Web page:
It is almost 10 (2007) years since I had them “put in” and I know when people do things the regret, they often say, “I don’t know what I was thinking at the time!”
But I do know what I was thinking.
It is human nature for us to aspire. I’ve come to learn that there are 4 things that we aspire toward: we aspire to be better, to belong, to believe, and to be someone.
For me, getting fake boobs was aspiring to get some of my youth back. To be “better.” And to belong to the “sexy” group. I was influenced at the time by all the fake famous boobs in our culture. Bay Watch, Carmen Electra, that Spice Girl married to that Soccer Star. Even a few of my friends had gotten boob jobs.
After three kids, my once perky little “C”/big “B” cups were droopy.
After I’d gone to a nudist beach (so boring, a lot of old people and families with kids! It was horrifying), I remember one of the people I’d gone with had mentioned to another friend that I had droopy boobs.
Well, this stuck with me and I was forever wearing pushup bras and very self-conscious and tried to never get caught with my bra off.
How crazy that I put so much emphasis on my breasts, right? But all you have to do is pick up any magazine or watch any show or work around guys or walk into a mechanics shop or listen as the world eagerly anticipates the drop of the Sports Illustrated Swimsuit edition. “Who will be the cover model?” everyone asks– when really, no one cares, they just want to see perky boobs and perky bums – women that look like they are 15 (or perhaps, 13 as sexy seems to have gotten younger).
Then you’ve got the liberals and feminists and Cosmopolitan magazine articles saying beauty doesn’t really matter (and yet, those same liberals/fems/CosmoArticles are the producers, directors, writers, putting the money behind the sexy actresses and models). Add in a president cheating on his wife with a young busty intern.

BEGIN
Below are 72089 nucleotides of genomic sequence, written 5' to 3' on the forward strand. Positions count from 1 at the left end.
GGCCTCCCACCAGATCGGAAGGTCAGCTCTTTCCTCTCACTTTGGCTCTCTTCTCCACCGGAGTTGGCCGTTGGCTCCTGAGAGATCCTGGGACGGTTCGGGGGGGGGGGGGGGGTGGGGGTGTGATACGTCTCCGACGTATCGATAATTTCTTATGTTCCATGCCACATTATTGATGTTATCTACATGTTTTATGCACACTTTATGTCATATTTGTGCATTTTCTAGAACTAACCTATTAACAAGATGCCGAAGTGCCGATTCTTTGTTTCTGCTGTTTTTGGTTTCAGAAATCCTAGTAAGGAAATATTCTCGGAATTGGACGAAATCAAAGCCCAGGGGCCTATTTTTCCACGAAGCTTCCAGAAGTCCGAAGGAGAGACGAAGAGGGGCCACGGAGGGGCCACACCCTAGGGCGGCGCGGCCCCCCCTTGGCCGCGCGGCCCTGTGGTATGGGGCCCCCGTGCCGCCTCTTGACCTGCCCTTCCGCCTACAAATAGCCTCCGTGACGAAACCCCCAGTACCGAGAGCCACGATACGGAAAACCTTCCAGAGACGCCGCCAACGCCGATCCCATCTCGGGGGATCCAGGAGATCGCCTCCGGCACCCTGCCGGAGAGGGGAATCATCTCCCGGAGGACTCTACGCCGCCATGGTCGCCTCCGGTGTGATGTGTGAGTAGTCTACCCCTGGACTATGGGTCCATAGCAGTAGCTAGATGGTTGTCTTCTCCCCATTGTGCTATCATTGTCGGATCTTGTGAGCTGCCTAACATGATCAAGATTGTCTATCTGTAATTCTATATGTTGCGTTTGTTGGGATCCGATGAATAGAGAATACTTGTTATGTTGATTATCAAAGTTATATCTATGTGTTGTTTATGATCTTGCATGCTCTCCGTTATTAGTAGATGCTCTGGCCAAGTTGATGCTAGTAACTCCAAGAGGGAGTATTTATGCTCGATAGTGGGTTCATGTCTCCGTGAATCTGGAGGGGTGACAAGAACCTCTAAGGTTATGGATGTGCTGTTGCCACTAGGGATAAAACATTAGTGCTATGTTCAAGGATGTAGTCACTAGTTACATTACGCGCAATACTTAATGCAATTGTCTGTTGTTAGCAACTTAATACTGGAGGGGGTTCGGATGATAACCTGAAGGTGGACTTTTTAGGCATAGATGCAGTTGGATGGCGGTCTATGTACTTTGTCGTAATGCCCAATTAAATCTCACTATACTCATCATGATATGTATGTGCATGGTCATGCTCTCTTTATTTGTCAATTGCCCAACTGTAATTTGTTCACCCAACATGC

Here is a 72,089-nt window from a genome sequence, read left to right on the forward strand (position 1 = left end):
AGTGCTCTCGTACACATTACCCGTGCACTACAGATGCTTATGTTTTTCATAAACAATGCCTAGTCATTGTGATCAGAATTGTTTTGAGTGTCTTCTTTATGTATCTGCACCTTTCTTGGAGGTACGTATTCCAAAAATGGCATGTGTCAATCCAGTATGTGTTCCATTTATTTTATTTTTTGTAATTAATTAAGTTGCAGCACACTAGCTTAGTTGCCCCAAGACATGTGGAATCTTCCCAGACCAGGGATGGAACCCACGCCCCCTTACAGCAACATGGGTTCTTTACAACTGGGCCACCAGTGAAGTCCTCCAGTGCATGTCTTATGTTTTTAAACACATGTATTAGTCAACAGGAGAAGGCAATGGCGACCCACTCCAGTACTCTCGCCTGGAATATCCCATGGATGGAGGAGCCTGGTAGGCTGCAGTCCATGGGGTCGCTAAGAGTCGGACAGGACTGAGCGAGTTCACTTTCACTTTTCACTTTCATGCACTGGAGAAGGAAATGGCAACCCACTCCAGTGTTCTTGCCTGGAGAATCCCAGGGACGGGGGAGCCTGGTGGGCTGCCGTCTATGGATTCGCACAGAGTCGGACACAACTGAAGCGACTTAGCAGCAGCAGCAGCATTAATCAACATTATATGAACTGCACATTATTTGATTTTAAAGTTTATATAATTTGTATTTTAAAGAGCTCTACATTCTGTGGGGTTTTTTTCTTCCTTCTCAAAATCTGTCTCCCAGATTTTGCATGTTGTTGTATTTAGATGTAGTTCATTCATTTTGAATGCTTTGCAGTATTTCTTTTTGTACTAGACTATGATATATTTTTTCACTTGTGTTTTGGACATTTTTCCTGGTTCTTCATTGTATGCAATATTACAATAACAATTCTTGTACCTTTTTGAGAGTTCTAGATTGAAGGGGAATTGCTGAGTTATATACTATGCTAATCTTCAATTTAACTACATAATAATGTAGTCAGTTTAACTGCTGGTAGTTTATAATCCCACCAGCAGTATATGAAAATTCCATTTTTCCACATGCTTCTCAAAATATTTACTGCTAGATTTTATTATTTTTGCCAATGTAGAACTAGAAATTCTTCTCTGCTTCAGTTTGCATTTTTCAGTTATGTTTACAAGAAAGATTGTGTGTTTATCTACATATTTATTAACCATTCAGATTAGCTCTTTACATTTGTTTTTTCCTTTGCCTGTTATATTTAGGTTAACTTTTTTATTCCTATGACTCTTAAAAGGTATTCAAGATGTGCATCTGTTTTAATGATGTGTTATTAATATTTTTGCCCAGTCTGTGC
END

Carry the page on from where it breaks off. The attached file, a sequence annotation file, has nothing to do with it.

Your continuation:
It’s all so contradictory!
On the one hand I’m told be confident of my body, no matter what, and on the other hand, I’m given the message, if you want to be loved, admired, gotta aspire to have boobs that smile at the world, not the sidewalk.
When I had the opportunity to have a boob job in 2007, I researched it. It was safe. I knew saline was not meant to last more than ten years (though I’d read articles that some women never changed them.) I was certainly not told about the possibility of Breast Implant Associated Lymphoma (also known as BIA-ALCL) Though the medical community was aware of this, it was not being talked about. And never did I even stop to consider that the way they would implant my boobs (through my armpit!) might damage the lymph nodes. I was going to a very well respected plastic surgeon (who my friend had used) and he didn’t mention it. Though, you would think as a paramedic, I might have thought about it. You would think even if I had not been a paramedic, it would just be common sense!
Here is the thing that plastic surgeons mention, but they don’t really discuss. When something (anything) is placed in your body, your body says, “Wait a minute. One of these things is not like the other and does not belong here!” And your body, miracle that it is, will being to form scare tissue around that object trying to wall it off from healthy organs. It then becomes what it known as a “capsule” around a breast implant. And even though I had saline, the shell is made of silicone. Silicone that is considered a bio-hazard.
Some ladies are fortunate in that their bodies ‘lean into’ the implants. They don’t form very hard capsules. But if you do a google search for capsule contraction surgery on youtube, you will see (very gross!) capsules that are like cement. Some that are like layers upon layers of calcium.
I knew none of this 10 years ago.
And I went and got REALLY HUGE BOOBS because two doctors tried to tell me I needed a lift and implants, but the last doctor said if he just filled the implants really large, it would be like getting a lift AND implants and I’d be fuller and much perkier!
The picture I posted in this article is of my breasts before they were deflated. Notice how thin my neck is? I have been heavy, medium, and thin depending on different stages of my life. But I have small wrists, small neck, and my body frame is meant to be thin/fit. When I added those huge melons, it just made everything out of whack. For the first year after getting the boobs, I actually gained weight so I looked more proportionate.
But those fake boobs would end up teaching me a-lot about myself, about our culture, and about doctors and medicine, and hysterical women, and women (and men) who would help each other sight unseen, simply because they shared a common bond of boobs.
To Be Continued!